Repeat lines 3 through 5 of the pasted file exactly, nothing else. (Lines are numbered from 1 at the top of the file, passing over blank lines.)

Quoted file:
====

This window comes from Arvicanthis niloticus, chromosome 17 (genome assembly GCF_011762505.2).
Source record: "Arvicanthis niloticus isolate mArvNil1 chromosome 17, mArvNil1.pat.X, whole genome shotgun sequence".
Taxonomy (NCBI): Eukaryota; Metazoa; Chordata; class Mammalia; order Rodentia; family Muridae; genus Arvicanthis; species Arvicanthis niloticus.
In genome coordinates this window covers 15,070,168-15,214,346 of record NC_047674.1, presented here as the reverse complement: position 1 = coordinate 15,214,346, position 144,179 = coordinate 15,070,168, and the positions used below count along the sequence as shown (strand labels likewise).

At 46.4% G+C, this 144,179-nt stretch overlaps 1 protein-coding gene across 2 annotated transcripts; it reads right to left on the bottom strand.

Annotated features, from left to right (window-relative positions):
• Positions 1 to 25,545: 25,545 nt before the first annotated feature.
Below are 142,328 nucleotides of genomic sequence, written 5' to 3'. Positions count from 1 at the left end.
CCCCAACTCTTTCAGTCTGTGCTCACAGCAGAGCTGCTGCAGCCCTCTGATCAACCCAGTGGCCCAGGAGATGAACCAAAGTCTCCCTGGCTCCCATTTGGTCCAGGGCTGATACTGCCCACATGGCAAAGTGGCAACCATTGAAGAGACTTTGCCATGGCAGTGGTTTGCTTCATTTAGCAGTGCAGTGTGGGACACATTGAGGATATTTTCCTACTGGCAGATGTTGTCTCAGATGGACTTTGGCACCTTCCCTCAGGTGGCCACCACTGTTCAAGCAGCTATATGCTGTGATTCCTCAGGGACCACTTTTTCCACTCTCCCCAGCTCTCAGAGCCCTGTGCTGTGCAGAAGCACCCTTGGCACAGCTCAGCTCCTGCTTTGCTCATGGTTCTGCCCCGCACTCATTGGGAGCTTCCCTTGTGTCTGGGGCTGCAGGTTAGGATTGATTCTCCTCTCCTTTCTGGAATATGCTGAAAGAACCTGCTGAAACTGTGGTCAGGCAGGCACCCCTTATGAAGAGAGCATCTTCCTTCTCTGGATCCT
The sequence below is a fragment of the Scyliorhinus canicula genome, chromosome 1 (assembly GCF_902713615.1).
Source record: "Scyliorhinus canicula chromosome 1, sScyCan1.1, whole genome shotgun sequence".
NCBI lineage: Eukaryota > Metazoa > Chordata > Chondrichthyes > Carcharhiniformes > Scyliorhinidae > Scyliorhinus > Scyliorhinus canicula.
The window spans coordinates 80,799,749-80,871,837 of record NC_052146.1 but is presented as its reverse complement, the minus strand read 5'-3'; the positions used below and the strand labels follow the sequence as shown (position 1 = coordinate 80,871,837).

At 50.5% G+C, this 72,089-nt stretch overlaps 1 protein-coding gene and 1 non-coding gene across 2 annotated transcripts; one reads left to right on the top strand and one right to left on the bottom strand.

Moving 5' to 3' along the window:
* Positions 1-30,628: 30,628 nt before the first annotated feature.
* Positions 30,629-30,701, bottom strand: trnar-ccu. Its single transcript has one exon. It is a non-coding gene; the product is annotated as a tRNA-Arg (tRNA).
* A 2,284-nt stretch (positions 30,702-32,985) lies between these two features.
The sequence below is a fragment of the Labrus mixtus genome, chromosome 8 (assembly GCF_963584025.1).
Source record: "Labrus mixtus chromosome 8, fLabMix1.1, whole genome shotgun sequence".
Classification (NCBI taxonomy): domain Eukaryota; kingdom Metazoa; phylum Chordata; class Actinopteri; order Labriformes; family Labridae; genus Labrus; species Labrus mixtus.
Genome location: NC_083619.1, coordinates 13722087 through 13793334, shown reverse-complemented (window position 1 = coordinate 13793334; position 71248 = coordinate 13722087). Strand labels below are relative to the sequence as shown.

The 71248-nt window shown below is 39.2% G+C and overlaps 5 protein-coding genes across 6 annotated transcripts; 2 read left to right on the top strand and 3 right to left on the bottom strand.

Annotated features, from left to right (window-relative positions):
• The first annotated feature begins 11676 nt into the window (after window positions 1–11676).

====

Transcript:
Taxonomy (NCBI): Eukaryota; Metazoa; Chordata; class Mammalia; order Rodentia; family Muridae; genus Arvicanthis; species Arvicanthis niloticus.
In genome coordinates this window covers 15,070,168-15,214,346 of record NC_047674.1, presented here as the reverse complement: position 1 = coordinate 15,214,346, position 144,179 = coordinate 15,070,168, and the positions used below count along the sequence as shown (strand labels likewise).

At 46.4% G+C, this 144,179-nt stretch overlaps 1 protein-coding gene across 2 annotated transcripts; it reads right to left on the bottom strand.